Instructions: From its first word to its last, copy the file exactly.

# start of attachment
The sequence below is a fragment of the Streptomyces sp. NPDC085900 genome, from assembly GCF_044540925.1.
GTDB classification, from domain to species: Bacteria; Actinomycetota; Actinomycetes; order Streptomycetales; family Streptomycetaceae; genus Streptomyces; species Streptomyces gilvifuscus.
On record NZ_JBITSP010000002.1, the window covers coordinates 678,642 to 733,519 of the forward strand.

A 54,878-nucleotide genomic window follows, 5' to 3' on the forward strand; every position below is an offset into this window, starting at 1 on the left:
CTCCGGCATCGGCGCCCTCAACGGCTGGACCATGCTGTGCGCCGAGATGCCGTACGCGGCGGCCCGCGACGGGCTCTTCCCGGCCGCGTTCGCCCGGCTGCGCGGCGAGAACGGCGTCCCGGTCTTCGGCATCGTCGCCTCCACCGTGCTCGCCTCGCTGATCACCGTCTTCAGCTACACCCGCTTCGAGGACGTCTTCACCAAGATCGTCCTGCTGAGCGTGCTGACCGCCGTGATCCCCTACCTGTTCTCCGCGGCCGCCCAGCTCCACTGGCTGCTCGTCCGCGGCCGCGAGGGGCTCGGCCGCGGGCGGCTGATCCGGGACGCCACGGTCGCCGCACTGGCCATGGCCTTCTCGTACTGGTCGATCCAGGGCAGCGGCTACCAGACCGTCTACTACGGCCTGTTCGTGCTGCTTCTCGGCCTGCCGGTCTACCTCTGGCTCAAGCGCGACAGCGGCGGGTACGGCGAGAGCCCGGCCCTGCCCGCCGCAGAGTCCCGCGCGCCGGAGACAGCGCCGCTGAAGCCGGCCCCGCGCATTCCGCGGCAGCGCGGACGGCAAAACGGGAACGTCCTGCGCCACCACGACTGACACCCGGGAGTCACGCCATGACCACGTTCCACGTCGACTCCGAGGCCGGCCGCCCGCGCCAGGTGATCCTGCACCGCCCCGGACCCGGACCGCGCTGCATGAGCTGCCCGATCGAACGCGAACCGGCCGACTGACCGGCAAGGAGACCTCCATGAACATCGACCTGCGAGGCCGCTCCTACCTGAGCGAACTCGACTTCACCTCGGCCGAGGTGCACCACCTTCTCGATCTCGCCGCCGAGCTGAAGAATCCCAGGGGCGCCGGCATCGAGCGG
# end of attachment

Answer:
The sequence below is a fragment of the Streptomyces sp. NPDC085900 genome, from assembly GCF_044540925.1.
GTDB classification, from domain to species: Bacteria; Actinomycetota; Actinomycetes; order Streptomycetales; family Streptomycetaceae; genus Streptomyces; species Streptomyces gilvifuscus.
On record NZ_JBITSP010000002.1, the window covers coordinates 678,642 to 733,519 of the forward strand.

A 54,878-nucleotide genomic window follows, 5' to 3' on the forward strand; every position below is an offset into this window, starting at 1 on the left:
CTCCGGCATCGGCGCCCTCAACGGCTGGACCATGCTGTGCGCCGAGATGCCGTACGCGGCGGCCCGCGACGGGCTCTTCCCGGCCGCGTTCGCCCGGCTGCGCGGCGAGAACGGCGTCCCGGTCTTCGGCATCGTCGCCTCCACCGTGCTCGCCTCGCTGATCACCGTCTTCAGCTACACCCGCTTCGAGGACGTCTTCACCAAGATCGTCCTGCTGAGCGTGCTGACCGCCGTGATCCCCTACCTGTTCTCCGCGGCCGCCCAGCTCCACTGGCTGCTCGTCCGCGGCCGCGAGGGGCTCGGCCGCGGGCGGCTGATCCGGGACGCCACGGTCGCCGCACTGGCCATGGCCTTCTCGTACTGGTCGATCCAGGGCAGCGGCTACCAGACCGTCTACTACGGCCTGTTCGTGCTGCTTCTCGGCCTGCCGGTCTACCTCTGGCTCAAGCGCGACAGCGGCGGGTACGGCGAGAGCCCGGCCCTGCCCGCCGCAGAGTCCCGCGCGCCGGAGACAGCGCCGCTGAAGCCGGCCCCGCGCATTCCGCGGCAGCGCGGACGGCAAAACGGGAACGTCCTGCGCCACCACGACTGACACCCGGGAGTCACGCCATGACCACGTTCCACGTCGACTCCGAGGCCGGCCGCCCGCGCCAGGTGATCCTGCACCGCCCCGGACCCGGACCGCGCTGCATGAGCTGCCCGATCGAACGCGAACCGGCCGACTGACCGGCAAGGAGACCTCCATGAACATCGACCTGCGAGGCCGCTCCTACCTGAGCGAACTCGACTTCACCTCGGCCGAGGTGCACCACCTTCTCGATCTCGCCGCCGAGCTGAAGAATCCCAGGGGCGCCGGCATCGAGCGG